The second historical example I wish to use has to do with the indomitable spirit of adventure embodied by a man whose exploits took place nearly a century ago. The BBC recently commissioned a nationwide poll asking the British population to name the 100 greatest Britons of all time. The top ten are currently being voted upon in terms of final rankings, but include names you will all recognize: Oliver Cromwell, William Shakespeare, Lord Nelson, Sir Issac Newton, Elizabeth the 1st, and Winston Churchill. Just missing the top 10, however, at number 11 on the list is Sir Ernest Shackelton - the explorer who attempted to make the first crossing of the Antarctic continent - from sea to sea. This adventure entailed traversing 2000 miles over a blizzard-swept terrain of ice and snow into a region previously unchartered and about which very little was known. Shackelton named his ship the Endurance - appropriately designated after his family's motto - "Fortitudine vincimus" - by endurance we conquer. Shortly after the Endurance was crushed and sunk in the pack ice of the Weddell Sea, Shackelton and his band of 27 men set off in 3 small cutters.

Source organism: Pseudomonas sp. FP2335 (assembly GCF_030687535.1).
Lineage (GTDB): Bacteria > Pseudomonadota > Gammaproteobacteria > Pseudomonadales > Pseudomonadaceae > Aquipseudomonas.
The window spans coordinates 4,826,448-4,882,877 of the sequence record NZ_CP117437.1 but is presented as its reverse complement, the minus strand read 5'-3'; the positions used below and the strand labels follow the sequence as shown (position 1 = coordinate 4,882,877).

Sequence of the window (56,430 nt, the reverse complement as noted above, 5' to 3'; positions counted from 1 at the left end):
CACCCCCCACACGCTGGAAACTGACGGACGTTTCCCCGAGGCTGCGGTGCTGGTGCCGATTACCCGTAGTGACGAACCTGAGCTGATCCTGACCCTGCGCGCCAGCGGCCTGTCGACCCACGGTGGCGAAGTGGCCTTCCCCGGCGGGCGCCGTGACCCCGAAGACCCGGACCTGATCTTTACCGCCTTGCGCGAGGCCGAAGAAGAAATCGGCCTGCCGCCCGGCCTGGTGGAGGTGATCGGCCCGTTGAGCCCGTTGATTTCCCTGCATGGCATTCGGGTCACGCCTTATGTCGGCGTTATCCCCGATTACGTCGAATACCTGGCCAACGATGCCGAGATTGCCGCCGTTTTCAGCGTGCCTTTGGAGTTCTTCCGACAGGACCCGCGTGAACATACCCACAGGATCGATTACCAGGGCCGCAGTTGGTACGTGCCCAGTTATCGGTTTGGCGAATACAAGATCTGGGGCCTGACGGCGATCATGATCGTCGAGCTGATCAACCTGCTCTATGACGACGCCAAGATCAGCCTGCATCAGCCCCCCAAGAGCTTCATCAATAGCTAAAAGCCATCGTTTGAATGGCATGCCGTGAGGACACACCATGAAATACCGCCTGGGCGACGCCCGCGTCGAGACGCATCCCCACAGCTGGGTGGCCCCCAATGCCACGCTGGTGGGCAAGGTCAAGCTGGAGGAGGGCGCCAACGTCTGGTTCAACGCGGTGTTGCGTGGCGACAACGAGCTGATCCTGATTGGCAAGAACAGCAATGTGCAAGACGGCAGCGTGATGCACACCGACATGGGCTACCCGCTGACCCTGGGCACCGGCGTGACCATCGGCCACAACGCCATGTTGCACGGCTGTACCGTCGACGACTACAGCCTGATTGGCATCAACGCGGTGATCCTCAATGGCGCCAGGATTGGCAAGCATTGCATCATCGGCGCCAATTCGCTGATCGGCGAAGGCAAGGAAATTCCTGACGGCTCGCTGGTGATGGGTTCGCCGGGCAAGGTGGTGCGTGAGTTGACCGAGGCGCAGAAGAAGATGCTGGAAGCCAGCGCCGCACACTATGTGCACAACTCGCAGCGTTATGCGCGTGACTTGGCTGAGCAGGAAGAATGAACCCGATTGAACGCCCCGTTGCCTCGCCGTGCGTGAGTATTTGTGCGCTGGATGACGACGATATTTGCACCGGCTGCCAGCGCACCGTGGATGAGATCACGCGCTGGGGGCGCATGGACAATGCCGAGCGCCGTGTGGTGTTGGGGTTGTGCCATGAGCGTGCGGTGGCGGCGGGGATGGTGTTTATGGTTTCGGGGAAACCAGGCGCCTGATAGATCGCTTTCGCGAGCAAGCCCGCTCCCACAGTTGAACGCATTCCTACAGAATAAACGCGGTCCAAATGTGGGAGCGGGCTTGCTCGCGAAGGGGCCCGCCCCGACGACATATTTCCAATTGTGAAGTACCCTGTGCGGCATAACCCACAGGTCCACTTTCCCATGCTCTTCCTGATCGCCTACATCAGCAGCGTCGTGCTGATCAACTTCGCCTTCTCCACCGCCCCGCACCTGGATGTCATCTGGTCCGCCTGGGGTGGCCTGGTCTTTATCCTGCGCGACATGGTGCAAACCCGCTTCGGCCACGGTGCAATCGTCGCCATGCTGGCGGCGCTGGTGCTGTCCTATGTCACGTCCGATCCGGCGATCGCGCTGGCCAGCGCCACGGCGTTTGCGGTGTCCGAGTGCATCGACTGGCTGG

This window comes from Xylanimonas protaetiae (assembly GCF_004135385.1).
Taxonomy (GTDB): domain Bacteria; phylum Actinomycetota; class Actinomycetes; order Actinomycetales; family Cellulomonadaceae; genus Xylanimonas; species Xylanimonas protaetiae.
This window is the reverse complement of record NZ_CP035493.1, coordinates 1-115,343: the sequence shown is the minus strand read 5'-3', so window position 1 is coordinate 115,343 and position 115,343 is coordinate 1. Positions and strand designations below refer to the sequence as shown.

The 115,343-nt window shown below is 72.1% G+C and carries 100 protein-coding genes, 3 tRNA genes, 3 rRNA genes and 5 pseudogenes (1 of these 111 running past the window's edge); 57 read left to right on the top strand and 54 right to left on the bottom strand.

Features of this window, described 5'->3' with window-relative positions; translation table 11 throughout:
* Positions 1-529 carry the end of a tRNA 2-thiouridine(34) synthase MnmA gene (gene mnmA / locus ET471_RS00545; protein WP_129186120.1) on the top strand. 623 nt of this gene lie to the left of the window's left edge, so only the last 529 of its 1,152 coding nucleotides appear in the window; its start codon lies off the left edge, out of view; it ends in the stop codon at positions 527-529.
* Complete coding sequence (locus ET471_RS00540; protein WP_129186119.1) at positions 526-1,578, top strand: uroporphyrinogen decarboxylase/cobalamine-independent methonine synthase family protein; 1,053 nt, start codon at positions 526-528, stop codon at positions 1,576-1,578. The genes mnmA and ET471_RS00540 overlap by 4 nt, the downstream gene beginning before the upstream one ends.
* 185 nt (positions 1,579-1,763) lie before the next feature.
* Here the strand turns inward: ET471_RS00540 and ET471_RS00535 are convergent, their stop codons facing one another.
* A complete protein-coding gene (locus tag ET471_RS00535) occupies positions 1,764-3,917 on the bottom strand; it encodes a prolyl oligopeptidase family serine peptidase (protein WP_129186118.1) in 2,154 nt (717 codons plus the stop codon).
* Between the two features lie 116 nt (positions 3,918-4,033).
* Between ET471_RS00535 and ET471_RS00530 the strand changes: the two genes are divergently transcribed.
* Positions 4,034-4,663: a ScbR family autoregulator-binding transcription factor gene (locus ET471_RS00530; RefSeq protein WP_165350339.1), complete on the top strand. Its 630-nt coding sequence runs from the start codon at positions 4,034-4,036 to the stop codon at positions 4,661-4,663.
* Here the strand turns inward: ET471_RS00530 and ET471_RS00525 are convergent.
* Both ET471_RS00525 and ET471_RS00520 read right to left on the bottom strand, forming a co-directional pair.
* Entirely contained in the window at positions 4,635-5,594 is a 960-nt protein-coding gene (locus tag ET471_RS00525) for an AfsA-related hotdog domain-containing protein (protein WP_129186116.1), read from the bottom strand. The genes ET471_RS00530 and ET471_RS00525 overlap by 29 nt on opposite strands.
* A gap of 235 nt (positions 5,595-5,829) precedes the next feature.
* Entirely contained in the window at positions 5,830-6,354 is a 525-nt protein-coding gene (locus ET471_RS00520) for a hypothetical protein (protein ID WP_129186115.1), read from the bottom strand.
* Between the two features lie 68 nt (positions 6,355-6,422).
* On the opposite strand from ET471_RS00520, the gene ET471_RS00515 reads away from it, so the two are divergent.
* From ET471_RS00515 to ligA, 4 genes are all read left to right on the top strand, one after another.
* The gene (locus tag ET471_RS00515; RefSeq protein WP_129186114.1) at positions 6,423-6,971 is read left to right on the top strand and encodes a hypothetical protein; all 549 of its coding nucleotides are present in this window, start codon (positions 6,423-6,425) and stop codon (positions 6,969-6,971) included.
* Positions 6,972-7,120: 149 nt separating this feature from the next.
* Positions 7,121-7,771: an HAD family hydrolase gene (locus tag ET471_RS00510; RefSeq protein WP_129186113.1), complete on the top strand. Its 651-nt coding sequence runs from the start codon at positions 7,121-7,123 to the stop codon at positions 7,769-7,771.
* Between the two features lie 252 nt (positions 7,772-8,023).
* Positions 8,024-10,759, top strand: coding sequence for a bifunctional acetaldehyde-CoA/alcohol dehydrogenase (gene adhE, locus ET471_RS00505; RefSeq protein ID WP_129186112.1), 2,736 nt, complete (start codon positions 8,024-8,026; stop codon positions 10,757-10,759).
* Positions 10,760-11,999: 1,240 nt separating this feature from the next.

After landing on Elephant Island and establishing a base camp from which the rest of the party would eventually be rescued, Shackelton and five companions then set off on a harrowing journey of 800 miles across the polar water of the South Scotia Sea in an open boat. Here is a photo of that 23-foot boat. Arriving on the southern most shore of South Georgia Island, Shackelton and two colleagues - Thomas Crean and Frank Worsley - then crossed the previously unexplored island interior on foot to the island's whaling station, a journey they completed in 36 hours straight. Amazingly, as Shackelton had promised, not one of his party perished during the entire ordeal. On August 30, 1916, Sir Ernest himself landed on Elephant Island to rescue his men, over two years after the Endurance had departed London down the River Thames. As he wrote to his wife: "Not a life lost and we have been through hell." Six years later, Shackelton launched another expedition to Antarctica, but suffered a heart attack as his boat landed on South Georgia. According to his wishes, he was buried in the cemetery at the whaling station.